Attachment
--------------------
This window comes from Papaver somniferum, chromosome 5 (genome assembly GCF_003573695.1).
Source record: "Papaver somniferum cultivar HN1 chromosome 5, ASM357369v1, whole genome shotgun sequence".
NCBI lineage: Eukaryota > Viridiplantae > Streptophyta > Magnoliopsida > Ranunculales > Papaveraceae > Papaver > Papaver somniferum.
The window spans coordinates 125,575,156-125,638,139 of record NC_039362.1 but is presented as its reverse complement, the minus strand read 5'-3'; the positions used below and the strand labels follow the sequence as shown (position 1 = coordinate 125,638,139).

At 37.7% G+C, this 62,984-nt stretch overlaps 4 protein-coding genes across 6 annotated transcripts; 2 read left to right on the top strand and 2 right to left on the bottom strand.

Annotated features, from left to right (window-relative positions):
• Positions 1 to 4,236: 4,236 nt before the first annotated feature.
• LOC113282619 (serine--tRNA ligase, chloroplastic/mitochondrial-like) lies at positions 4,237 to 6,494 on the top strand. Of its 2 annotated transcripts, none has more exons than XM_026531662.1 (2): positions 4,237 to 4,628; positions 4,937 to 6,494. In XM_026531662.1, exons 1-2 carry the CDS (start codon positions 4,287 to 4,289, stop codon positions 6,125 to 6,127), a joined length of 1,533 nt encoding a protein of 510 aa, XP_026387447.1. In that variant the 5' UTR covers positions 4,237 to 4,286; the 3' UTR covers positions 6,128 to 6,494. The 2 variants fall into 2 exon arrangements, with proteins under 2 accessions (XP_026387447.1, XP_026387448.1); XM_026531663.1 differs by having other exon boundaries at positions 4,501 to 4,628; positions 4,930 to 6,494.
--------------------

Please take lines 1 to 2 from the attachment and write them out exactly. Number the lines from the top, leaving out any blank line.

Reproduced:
This window comes from Papaver somniferum, chromosome 5 (genome assembly GCF_003573695.1).
Source record: "Papaver somniferum cultivar HN1 chromosome 5, ASM357369v1, whole genome shotgun sequence".